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Saturday, September 23, 2017

And so, today program is quite heavy.


  1. Visit Mitsue and its Jinja in the early morning

  2. Visit the Buddhist temple of Hase and the village born around it

  3. Visit the complex of the Oo-Miwa Jinja, or the set of Shinto Shrines at the foot of the Sacred Mount Miwa

  4. If possible, Climb mount Miwa.



So, I wake up early in the Hinotani resort, get my breakfast, have a fast visit in the onsen and check out by 9 am.

I dreamed of the trip between Misugi and Mitsue so many times while writing of it in my book... and here I am traveling this road. Here's how it felt:



I left the audio in, including the AM radio broadcast with the local interferences, to give you the full feeling of the trip.

In Mitsue, I wanted to visit the shrine of the Sacred Wand, of which I wrote about in my book. The legend of this shrine tells that it holds the sacred wand (mi - tsue) that Izanami threw away when he emerged from the Reign of Darkness, after he escaped the fury of his defunct sister and spouse Izanami. The wand broke in three (mitsu) parts, giving birth to three kamis: Kunado-no-kami, Yachimata-hiko-no-mikoto and Yachimata-hime-no-mikoto. All three the names are hard to decipher today, and from now on this is my speculation.

In ancient Japanese, Kunado sounds like "land of the people" and also "door to the land". It must have been the Kami protecting the dwelling of the humans, like their villages.

The suffix no-mikoto indicates a personified kami: we said the kami is not an entity, but an ability, the power to change, but when a creature has so much power it is defined by it, rather than having a kami, it is a kami. In this sense the Emperor is a kami. In the ancient Japanese chronicles, mainly in the Kojiki, the suffix "-no-mikoto" indicated being of divine or semi-divine nature, which being gods or immortals, had also enough kami power to be themselves kami. Notice that Kunado doesn't have this suffix: this means it is not a god, but a mere "spirit of thing", a "thing in essence".

Yachimata might have been the euphonic fusion of "yatsu" = eight and "mata" = again, repetition, see again. The number eight was euphemism for many, and had also a sense of perfect completion, like the number 7 in the Jewish culture. So, Yachimata = "many times come and go". The dualism of "-hiko" (prince) and "-hime" (princess), might have indicated the two ways of coming and going, and so, Yachimata-hiko and hime must have been the protectors of who goes and who comes.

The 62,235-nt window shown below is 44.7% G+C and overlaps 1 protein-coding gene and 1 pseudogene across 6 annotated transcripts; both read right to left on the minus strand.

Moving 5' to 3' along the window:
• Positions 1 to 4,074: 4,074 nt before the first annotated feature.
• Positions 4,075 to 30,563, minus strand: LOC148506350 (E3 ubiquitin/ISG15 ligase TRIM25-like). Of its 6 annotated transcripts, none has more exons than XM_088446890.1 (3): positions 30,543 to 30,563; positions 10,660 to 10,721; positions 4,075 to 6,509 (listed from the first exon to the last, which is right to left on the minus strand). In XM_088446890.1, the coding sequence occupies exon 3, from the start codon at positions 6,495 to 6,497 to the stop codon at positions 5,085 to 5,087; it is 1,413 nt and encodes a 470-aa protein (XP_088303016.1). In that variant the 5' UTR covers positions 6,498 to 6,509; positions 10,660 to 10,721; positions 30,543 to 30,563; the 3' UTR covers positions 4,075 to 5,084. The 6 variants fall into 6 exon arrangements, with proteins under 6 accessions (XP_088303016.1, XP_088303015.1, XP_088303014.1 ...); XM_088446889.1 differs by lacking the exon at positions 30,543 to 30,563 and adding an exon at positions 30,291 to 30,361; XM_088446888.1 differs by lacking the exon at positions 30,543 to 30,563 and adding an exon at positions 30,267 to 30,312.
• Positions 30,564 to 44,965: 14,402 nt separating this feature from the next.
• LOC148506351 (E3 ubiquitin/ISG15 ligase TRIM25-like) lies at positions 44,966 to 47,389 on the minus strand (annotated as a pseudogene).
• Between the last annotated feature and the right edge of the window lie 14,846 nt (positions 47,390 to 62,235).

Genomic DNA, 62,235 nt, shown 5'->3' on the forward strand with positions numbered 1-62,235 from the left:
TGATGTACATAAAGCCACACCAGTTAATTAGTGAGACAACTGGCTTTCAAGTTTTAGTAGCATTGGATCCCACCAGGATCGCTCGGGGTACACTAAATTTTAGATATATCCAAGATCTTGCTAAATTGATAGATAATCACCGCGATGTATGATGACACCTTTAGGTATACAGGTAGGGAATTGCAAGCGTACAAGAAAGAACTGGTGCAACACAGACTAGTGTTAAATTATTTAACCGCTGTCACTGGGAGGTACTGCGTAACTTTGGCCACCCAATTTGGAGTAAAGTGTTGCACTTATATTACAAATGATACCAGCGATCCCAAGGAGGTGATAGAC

And so, the wand of Izanagi, the "Mitsue", would have been the originator and guardian of the lands where the human dwells and the connection between the human dwellings, a guard against an outer hostile nature, and a blessing for their development.

I won't find this answer in the small Mitsue shrine, but I want to visit it nevertheless, to see how far was my imagination from the reality, as a relevant part of my book takes place in Mitsue.

Finding a place so small without network, only through the car navigator, is not a simple task. Another dream I had was that of exploring the Mitsue village, again to understand if it was like I imagined it; but also because Mitsue is exactly a "normal mountain little town" of Japan. Probably, one of the most representative. Here is how it feels to drive in this village:



Notice at 3:40 we meet the shrine; I continued the tour because when I shot this video I had already visited it:
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And yes, the shrine is exactly as I imagined. Small but rich in its little size.
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There is a pretty big haiden, with a small but significant kagura-jo and a pretty big festival room.

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The receptacle for the prayers is well kept:
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And the honden looks bigger than in many other shrines:
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In the past, a place like this was probably occupying a larger area that has been turned into streets and fields through time, and its activity would have justified a couple of resident priests (not in the shrine -- kannushis never lived in the shrine like Buddhist monks did, they lived in nearby ordinary houses), and 4-8 mikos.

So, the road of my dreams, the perfect village and the perfect shrines in the same few hours.

But the day has just begun. Next, the visit at the Hase temple (and temple town), and then the shrines of the Mount Miwa. But they will have to be recorded under another entry, as this one has been taking already enough time.

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